The screen on this gem is beautiful, it’s a 13.5 inch PixelSense Display, featuring 201 PPI resolution, 10 point multi-touch and 3:2 aspect ratio that Surface products have come to embrace. The display features a gorgeous 3.4 million pixels and has a 2256 x 1504 resolution. In a word: beautiful! The screen is touch friendly like other Surface devices, and you can even use the Surface Pen on it and the Dial, although I think those use cases should be very limited, since you can’t lean back the screen far enough to really do much writing or dialing. The laptop is 12.13 inches and my i5 weighs only 2.76 pounds. The i7 weights 2.83 pounds. The lightness of the laptop and the brightness and crispness of the screen are two other great selling points.
Microsoft is also offering a free one year subscription to Office 365 Personal or Home with the new Surface Laptop, that’s a near $100 value that I think would greatly benefit students and educators. I can’t tell you how aggravating it was for me back in college to buy a laptop, only to have to then buy Microsoft Office, which at the time was $200. The free 1 TB of OneDrive storage is also a nice addition, plus a fast SSD drive and 720p webcam that gets the job done nicely.
Battery life is also something very much in the plus category for this laptop. Microsoft suggests you can get 14.5 hours “of video playback.” However, in real-life mixed-use, I am getting around 7 to 8 hours of daily use; this is while keeping the screen at ‘suggested’ brightness and turning off the backlit keyboard when not needed. The laptop also features Bluetooth 4.0, omnisonic speakers (housed underneath the keyboard) that fills the room with sound. (These are the best sounding speakers on any Surface device I have ever used.)
Connections are another sore point for some reviewers, and personally, I don’t think this will be a major disappointment for most users. The laptop features one USB 3.0 port, a Mini-Display port, headphone jack, and the proprietary Surface charging port on the right side. The Surface Laptop does not come with a Micro-SD card readers like other Surface devices. Some have complained that the laptop needs USB-C ports, as well. As an educator and student, nobody I knows actually uses USB-C to any great degree (unless they have an Apple MacBook or a phone that uses it) so I don’t see how this can negatively impact a Student or Educator user. Power users may need to opt for the Surface Pro or Surface Book, but keep in mind that while those models offer more ports, they also do not include USB Type C. Word on the street is that Microsoft will include a USB C port in it’s next version of these devices. I think, for now, the ports offered are ample for my needs. Keep in mind that the power cord also has a USB 3.0 port, so that’s one more USB port that you can use to also charge a phone or plug in whatever other device you may have. It was also just announced that Microsoft will release a ‘USB C dongle’ that can be plugged into the proprietary Surface charging port for those seeking a USB C connection.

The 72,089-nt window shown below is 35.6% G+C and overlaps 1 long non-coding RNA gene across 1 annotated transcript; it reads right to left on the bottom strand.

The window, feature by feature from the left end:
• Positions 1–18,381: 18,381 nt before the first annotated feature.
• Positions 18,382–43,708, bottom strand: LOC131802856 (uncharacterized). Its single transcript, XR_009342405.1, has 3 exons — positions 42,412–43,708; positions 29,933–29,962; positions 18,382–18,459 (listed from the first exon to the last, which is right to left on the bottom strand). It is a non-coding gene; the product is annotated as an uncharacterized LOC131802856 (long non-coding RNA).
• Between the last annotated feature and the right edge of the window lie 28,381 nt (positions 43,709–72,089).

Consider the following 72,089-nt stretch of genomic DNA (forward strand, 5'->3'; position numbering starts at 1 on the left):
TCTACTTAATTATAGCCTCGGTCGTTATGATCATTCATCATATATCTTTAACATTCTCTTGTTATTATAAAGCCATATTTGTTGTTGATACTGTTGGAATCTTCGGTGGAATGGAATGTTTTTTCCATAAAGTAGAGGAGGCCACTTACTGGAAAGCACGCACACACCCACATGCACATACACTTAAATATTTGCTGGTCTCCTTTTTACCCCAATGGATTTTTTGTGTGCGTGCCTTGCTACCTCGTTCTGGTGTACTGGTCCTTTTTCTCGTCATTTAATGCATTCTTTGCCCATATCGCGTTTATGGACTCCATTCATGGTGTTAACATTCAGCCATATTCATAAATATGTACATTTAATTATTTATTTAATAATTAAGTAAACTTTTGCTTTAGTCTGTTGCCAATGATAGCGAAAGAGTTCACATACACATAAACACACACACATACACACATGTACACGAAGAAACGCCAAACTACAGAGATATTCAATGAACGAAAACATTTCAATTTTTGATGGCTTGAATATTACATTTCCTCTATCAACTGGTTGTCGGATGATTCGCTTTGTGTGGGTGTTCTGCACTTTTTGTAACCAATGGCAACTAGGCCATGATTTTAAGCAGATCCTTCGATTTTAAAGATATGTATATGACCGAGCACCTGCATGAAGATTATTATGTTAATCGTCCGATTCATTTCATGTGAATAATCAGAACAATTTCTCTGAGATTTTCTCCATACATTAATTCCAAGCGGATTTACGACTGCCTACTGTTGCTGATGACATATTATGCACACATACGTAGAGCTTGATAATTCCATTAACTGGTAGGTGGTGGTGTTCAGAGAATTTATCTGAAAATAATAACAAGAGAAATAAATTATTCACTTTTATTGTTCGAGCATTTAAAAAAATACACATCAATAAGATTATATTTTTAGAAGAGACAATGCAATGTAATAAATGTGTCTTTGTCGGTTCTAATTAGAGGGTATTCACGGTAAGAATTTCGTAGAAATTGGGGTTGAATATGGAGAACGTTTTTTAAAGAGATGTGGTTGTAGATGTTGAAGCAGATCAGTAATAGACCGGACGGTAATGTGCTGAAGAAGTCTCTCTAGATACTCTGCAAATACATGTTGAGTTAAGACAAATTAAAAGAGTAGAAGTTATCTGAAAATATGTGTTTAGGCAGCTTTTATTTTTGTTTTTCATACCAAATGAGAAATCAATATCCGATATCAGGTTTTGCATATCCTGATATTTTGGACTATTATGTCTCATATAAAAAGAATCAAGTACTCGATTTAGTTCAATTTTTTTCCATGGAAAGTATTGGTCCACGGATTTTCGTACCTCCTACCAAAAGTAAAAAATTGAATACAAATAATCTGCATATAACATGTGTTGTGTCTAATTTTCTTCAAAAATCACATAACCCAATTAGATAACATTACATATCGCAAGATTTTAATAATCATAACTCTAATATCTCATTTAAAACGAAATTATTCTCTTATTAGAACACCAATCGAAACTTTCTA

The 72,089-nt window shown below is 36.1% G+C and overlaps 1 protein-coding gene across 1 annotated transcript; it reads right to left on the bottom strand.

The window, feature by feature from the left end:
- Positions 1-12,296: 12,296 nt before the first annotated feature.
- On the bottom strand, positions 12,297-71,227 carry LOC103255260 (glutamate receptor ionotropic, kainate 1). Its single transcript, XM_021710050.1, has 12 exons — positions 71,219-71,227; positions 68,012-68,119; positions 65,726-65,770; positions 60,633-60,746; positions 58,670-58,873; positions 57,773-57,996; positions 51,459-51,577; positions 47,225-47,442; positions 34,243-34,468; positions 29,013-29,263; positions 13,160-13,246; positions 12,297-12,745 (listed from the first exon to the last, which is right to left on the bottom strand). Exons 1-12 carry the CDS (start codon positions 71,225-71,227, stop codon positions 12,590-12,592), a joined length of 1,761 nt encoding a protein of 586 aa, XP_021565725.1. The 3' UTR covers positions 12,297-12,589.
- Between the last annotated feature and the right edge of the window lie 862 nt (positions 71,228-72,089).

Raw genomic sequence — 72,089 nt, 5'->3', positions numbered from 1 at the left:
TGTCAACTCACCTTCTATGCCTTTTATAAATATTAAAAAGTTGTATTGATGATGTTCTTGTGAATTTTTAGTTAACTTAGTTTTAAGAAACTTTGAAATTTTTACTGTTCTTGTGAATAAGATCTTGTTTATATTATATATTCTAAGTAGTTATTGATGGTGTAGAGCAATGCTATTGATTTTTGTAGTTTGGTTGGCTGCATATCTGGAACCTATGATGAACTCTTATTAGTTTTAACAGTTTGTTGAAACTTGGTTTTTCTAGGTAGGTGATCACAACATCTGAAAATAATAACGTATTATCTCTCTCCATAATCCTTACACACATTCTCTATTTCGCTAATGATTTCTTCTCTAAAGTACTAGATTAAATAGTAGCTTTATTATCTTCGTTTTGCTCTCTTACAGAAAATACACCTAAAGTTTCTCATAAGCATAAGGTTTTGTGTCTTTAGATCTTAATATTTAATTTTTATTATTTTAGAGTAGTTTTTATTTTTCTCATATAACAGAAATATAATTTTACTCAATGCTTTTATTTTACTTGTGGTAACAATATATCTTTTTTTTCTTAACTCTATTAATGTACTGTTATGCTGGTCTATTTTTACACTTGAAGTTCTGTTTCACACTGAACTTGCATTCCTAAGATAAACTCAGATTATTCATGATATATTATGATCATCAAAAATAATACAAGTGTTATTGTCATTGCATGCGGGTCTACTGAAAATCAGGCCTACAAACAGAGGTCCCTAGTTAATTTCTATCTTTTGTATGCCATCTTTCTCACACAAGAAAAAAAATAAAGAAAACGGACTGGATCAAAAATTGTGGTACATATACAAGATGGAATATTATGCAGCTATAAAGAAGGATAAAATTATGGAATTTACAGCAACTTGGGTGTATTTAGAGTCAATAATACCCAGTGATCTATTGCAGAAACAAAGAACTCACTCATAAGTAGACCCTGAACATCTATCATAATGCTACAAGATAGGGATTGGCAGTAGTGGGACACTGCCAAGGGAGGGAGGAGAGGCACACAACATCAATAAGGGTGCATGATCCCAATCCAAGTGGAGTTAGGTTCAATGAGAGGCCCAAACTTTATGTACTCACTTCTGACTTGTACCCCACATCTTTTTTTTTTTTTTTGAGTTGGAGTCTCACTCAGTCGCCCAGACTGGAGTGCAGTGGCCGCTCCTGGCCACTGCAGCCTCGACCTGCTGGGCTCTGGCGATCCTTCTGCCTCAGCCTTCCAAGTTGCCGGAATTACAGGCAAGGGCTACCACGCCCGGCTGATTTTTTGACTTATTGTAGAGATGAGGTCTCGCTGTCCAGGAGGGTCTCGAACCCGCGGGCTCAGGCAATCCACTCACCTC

There are also some sexy peripherals you can buy along with these new colorful beauties. Probably the most important peripheral is the brand new redesigned Microsoft “Arc Touch” Surface Mouse. The new styles of these are styled in the colors of the laptop colors: Burgundy, Cobalt Blue, Platinum and Titanium. I pre-ordered the Cobalt Blue one from Best Buy as it’s currently sold out on the Microsoft Store website (a pro tip for you all who are interested.) The new Arc Mouse has been completely redesigned. It no longer folds and feels like you are crushing something alive (haha).. now it completely folds flat and doesn’t make that weird crunchy noise, and the touch area of the mouse is just like using the Surface Laptop or Surface Pro trackpad, it’s simply amazing to use. I got to try one out at the Microsoft Store at Mission Viejo Mall in California and it was a pleasure to use. You can also mix and match these accessories with any other Surface device, as well. There is also a new Surface Pen which provides twice the sensitivity as the previous model but also does away with the pen clip. Microsoft jacked up the price of the pen from $59 to $99, as well, and the new Arc Mouse is $99.
Overall, I think the Surface Laptop is the perfect choice for students, educators, and writers or bloggers. I don’t think pro users should use this device, or artists, as they may want some features that aren’t included on this lower end device. While low end, it’s still an amazing laptop to use, and I happily use it each day to blog and write, and it suits my needs perfectly. Windows 10 S has not limited me too much. While the Windows Store could definitely use some more popular apps, I think that what it offers now is adequate. As reported, you can easily switch to Windows 10 Pro through the end of this year, and as an education customer, you can always upgrade for free, even beyond this year. Those that are disabled that use assistive technology can also upgrade for free anytime they wish.) In a sense, this is one Surface laptop that provides quite a unique ‘surface’ to type on, there’s no other laptop quite like it. I think the Surface Laptop is a much needed, stylish, powerful and lovely addition to the Microsoft Surface premium line-up of devices. If you have any qualms about using the laptop, I suggest visiting a Microsoft Store so you can try out all the Surface devices before making a final decision.
My Score (1 out of 10): 9 (Awesome!)